Eyes on Weidmann for Draghi pushback

December 5, 2014

Deutsche Bundesbank President Weidmann arrives for the annual news conference in Frankfurt

Bundesbank chief Jens Weidmann, German Finance Minister Wolfgang Schaeuble and his Italian counterpart, Pier Carlo Padoan, all speak at a conference in Frankfurt today.

Weidmann has made no secret of his opposition to printing money while Berlin has so far been deaf to calls from Paris and Rome to spend more to kick start euro zone growth. Schaeuble has also made his reservations about quantitative easing plain for all to see.

European Central Bank President Mario Draghi pushed the envelope as far as he could on Thursday, saying a review early next year would decide whether QE was needed. He even mentioned QE explicitly a number of times and said he didn’t need unanimity among the 24 ECB policymakers to force it through, a message aimed at his German colleagues among others.

We reported exclusively last night that Weidmann and his ECB colleague Sabine Lautenschlaeger opposed a firming up of the language on the expansion of the bank’s balance sheet that Draghi got through yesterday, making it an intention rather than an expectation.

Given the dire new forecasts which show euro zone inflation at just 0.7 percent next year, way below the target of close to but below 2 percent, and growth of just 1 percent, it’s hard to see the ECB failing to take the ultimate leap now.

Draghi also said those figures did not fully capture the recent plunge in oil prices. The main question seems to be whether it happens in January or March (there is no policy meeting in February under a new six-weekly schedule).

There is certainly little sign of fiscal stimulus sharing the ECB’s burden with Berlin looking to balance its budget and European Commission President Jean-Claude Juncker’s investment plan overwhelmingly reliant on the private sector.

Germany’s Bundesbank has just halved its 2015 growth forecast and trimmed its estimate for this year, though Weidmann said there were signs current weakness would soon be overcome.

The bank said it expected the economy to expand by 1.0 percent next year, compared with its June estimate of 2.0 percent. Wouldn’t a bit of stimulus help even Europe’s strongest economy at this point?

More upbeat were German industrial orders, just out, which leapt by 2.5 percent on the month in October, following an upwardly revised 1.1 percent increase in September.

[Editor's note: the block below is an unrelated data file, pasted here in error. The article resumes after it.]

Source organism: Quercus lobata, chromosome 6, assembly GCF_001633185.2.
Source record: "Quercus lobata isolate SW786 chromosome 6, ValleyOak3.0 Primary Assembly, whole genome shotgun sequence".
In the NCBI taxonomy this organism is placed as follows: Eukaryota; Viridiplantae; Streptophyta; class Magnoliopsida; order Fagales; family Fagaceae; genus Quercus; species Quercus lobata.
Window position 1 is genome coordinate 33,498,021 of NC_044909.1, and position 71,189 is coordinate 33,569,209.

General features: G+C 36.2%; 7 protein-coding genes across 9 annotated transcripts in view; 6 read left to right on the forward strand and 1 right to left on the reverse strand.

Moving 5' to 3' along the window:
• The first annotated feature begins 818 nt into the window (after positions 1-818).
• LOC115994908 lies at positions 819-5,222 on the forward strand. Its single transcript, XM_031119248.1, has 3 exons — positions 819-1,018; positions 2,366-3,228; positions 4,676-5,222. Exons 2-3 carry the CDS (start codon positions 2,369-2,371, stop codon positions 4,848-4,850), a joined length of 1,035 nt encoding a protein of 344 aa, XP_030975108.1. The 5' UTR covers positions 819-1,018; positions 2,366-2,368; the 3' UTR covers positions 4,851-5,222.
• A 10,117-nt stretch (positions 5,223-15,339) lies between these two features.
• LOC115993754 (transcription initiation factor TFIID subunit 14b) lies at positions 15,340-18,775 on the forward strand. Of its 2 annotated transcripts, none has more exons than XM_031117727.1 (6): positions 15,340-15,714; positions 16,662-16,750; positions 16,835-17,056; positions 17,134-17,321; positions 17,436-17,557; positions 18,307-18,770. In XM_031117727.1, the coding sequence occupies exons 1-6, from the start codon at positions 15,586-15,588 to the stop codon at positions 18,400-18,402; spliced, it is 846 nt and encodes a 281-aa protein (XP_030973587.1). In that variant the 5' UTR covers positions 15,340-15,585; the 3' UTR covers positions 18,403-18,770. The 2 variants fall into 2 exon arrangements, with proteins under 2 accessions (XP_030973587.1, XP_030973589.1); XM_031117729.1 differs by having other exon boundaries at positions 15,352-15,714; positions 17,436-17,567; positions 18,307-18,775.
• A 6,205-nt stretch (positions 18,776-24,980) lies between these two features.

For the markets, focus will be on the monthly U.S. jobs report which is tipped to show employment growth accelerated a bit in November but subdued wages leaving room for the Federal Reserve to hold interest rates near zero well into next year.

Something of a political earthquake could be underway in the German state of Thuringia. Germany’s three left-leaning parties have agreed a deal to rule in the eastern state, setting the stage for the country’s first state premier from the radical Left party.

The final hurdle for Bodo Ramelow comes today with a vote in the state assembly to formally appoint the coalition. Ramelow’s coalition with the Greens and Social Democrats has a one-seat majority so it is fragile but if he secures his position, he would end 24 years of conservative rule in the state and perhaps point the way to a three-way left-leaning partnership at national level in 2017. That remains a long way off for now.

Turkish Prime Minister Ahmet Davutoglu meets Greek premier Antonis Samaras in Athens. Northern Cyprus is always a topic for discussion and disagreement but Vladimir Putin has given them something more topical.

Russia scrapped the South Stream pipeline project to supply gas to southern Europe without crossing Ukraine and instead named Turkey as its preferred partner for an alternative pipeline, with a promise of hefty discounts.

Given its proximity, that could work for Greece which has to import all its energy needs.
Russia’s central bank said it bought $1.87 billion of roubles on Wednesday to shore up the currency which has been battered by Western sanctions over Ukraine and low oil prices. The rouble has firmed at today’s open with traders saying the central bank was probably in again.

Putin didn’t do the rouble any favours yesterday, saying Russia’s enemies wanted to carve it up and destroy its economy to punish it for becoming strong. He vowed to rise to any challenge.

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